We are closely monitoring the situation and have evaluated current protocols within our hospital. We are currently open for regular business hours and will continue to see patients for both wellness and sick visits.
If you’re a large dog owner, you’ve probably heard of bloat or GDV (gastric dilatation volvulus). It’s a life-threatening emergency in which every minute counts. This makes it incredibly scary. But do you know the symptoms to look for? Did you know that while very rare, even smaller dogs can bloat?
Let’s take a look at what all dog owners need to know. This is some basic information that can help save lives, so if you know any new dog owners who might not have learned about this yet, please do share!
For purposes of simplicity, we’re using the most commonly known name for this article, bloat. (This condition is also known as GDV, gastric torsion, or twisted stomach.) But the life-threatening factors of bloat are about far more than just a gassy belly after eating. This is bloating so severe that it can significantly reduce blood flow, rupture the stomach, and/or put pressure on the diaphragm which inhibits normal breathing. This can happen with or without the volvulus, or twisted stomach, part of the equation. Often, the stomach will also twist on itself, taking the spleen with it. This causes such severe restriction of blood supply and extreme pain that the dog will likely go into shock. Surgical intervention is required as quickly as possible to save the dog’s life.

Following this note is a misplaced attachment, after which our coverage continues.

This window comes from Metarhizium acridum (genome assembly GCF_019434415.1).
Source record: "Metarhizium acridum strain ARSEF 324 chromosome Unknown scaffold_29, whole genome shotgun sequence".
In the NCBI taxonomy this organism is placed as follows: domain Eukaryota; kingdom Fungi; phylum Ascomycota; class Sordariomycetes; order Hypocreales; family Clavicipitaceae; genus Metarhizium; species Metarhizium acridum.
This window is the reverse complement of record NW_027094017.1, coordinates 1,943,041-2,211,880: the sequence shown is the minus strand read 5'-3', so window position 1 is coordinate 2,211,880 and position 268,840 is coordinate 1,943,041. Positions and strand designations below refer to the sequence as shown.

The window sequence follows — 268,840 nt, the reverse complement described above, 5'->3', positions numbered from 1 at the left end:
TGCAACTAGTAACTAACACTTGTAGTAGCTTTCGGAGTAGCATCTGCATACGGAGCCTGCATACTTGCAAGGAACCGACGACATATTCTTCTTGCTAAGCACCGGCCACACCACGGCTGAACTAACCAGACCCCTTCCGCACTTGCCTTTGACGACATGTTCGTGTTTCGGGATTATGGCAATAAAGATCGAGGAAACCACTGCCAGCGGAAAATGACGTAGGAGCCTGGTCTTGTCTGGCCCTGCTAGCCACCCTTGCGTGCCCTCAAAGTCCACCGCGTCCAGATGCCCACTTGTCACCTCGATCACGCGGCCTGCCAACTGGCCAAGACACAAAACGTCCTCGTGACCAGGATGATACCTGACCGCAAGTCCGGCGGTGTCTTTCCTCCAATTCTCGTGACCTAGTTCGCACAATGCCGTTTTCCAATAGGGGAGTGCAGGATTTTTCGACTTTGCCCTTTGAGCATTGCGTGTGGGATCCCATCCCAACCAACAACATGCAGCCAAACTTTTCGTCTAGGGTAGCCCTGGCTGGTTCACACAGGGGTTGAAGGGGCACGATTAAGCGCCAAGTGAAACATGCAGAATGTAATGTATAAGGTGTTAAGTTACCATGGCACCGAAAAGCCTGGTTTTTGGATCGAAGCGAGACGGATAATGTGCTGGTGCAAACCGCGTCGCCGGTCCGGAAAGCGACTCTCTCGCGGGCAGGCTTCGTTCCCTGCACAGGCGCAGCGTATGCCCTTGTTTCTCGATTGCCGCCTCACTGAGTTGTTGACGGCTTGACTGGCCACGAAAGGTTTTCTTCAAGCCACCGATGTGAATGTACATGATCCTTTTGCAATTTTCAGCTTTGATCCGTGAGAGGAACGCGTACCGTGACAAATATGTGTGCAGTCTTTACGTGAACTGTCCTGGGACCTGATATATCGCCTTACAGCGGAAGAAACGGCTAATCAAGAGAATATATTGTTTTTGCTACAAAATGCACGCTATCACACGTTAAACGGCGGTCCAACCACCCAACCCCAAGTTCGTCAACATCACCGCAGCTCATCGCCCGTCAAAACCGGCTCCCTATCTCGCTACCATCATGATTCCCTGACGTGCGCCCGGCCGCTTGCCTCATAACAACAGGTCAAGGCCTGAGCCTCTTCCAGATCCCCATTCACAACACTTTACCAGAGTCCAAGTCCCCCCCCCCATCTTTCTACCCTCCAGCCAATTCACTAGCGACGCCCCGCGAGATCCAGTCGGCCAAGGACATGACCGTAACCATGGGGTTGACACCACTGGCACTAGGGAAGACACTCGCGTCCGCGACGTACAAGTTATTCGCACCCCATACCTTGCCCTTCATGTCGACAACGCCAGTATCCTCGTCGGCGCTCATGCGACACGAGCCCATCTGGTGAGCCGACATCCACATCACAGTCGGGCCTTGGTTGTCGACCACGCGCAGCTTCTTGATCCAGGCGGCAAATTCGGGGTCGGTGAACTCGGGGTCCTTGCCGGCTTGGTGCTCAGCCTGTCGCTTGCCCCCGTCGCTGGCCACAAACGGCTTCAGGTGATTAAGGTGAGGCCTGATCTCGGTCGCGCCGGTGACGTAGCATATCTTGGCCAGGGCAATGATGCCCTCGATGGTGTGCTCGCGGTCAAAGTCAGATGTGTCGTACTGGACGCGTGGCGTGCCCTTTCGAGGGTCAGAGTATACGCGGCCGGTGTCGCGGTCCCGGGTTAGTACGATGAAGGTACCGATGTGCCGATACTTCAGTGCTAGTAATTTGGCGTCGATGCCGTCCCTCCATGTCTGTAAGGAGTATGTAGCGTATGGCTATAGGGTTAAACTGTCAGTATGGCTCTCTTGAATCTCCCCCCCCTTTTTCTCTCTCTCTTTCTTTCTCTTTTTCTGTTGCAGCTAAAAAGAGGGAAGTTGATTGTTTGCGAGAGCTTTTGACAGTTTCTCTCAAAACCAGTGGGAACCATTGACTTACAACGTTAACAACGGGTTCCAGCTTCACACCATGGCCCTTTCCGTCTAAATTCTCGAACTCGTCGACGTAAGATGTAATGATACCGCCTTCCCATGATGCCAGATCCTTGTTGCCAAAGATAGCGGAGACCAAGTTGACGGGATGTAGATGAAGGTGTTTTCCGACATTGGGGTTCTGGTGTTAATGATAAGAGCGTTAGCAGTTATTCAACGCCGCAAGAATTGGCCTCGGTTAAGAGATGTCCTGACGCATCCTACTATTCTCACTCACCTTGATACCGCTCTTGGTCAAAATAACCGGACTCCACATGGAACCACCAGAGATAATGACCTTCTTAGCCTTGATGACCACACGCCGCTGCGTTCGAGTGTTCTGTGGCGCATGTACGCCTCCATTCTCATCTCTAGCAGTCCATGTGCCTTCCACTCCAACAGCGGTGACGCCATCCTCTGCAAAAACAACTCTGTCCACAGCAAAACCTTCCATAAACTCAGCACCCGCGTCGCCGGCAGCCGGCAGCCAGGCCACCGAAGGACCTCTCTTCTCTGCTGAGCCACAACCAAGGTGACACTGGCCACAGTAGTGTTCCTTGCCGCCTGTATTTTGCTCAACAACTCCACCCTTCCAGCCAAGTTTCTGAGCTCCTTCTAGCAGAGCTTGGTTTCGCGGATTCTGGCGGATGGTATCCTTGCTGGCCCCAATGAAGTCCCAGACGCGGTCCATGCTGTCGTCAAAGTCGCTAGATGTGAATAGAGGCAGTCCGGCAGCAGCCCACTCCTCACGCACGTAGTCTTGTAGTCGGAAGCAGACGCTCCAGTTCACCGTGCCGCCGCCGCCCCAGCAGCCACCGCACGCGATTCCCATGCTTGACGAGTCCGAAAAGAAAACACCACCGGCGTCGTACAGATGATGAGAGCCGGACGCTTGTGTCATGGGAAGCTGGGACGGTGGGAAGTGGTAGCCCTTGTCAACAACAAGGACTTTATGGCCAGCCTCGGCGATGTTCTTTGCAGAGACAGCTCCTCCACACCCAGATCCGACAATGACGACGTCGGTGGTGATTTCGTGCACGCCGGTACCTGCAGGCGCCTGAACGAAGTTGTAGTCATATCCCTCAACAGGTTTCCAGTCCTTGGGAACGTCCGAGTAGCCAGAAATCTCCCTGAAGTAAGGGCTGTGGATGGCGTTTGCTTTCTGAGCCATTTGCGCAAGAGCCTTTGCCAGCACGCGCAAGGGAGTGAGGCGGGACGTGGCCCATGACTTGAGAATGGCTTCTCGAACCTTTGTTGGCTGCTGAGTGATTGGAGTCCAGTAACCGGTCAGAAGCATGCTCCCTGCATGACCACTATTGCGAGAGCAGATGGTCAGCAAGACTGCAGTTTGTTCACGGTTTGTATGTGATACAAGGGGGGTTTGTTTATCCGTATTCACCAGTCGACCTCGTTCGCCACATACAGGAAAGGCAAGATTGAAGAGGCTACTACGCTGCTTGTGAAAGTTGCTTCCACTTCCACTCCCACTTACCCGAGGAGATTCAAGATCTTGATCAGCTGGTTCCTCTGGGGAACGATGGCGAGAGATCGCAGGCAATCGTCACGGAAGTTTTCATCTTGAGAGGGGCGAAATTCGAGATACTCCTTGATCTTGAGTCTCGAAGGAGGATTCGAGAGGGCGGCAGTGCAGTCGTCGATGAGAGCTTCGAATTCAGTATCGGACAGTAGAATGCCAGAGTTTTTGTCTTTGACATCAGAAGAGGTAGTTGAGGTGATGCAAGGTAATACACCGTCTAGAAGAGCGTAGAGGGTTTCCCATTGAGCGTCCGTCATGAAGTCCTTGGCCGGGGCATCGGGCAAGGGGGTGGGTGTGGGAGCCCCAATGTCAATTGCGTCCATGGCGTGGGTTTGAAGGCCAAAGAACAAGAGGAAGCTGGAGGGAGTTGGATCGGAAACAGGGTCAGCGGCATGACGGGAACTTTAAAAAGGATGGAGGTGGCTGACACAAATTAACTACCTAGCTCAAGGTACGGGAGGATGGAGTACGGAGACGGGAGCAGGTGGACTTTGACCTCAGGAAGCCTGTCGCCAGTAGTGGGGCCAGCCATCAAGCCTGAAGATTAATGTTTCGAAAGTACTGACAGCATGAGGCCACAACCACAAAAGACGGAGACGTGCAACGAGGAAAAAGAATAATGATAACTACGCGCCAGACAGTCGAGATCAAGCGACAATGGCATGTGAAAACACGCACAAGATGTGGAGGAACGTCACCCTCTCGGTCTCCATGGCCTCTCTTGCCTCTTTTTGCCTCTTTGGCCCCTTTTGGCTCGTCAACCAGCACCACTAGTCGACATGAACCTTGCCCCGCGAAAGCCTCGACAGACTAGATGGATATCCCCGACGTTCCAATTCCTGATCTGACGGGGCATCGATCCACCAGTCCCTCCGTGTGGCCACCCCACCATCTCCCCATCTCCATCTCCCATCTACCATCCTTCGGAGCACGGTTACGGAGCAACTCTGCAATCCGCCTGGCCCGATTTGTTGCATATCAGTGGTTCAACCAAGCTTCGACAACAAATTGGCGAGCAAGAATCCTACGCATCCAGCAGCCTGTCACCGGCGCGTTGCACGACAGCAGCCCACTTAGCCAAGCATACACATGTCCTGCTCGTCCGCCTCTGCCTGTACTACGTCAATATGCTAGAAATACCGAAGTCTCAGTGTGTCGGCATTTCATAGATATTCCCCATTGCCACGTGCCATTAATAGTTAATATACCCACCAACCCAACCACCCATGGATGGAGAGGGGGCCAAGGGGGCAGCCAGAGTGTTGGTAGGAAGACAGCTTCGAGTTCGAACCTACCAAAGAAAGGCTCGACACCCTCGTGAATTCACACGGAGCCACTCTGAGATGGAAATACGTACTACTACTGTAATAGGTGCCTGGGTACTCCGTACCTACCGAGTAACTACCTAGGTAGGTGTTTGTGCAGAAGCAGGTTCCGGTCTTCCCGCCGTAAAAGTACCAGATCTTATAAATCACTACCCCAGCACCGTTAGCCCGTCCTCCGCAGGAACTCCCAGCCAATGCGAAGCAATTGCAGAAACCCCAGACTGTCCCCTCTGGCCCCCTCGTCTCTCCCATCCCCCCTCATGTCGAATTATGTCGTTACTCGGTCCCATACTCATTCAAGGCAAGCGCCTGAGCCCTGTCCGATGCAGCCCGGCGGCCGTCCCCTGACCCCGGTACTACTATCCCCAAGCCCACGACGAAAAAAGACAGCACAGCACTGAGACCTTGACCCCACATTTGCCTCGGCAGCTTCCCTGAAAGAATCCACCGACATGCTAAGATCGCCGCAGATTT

Tens of thousands of dogs bloat each year. Different studies have shown mortality rates ranging from 10-33% even with surgical intervention.
Your ability to react quickly can save your pup’s life! Look for:
When in doubt, see your vet as quickly as possible! (If outside of standard business hours, we recommend our Raleigh clients contact Veterinary Specialty Hospital of the Carolinas for emergency services.)
Large dogs are most likely to experience it. Among them, deep-chested breeds are often considered higher risk such as Great Danes, boxers, and German shepherds. Other risk factors include age (adult and senior dogs are more likely to bloat), family history, and eating too quickly. It is also thought that only feeding dogs a single, large meal each day can increase risk compared to multiple smaller meals. There is some debate around other risk factors that are in your control, such as elevated feeding options. As bloat is a condition that continues to be studied, we recommend that you ask your vet for the most current information.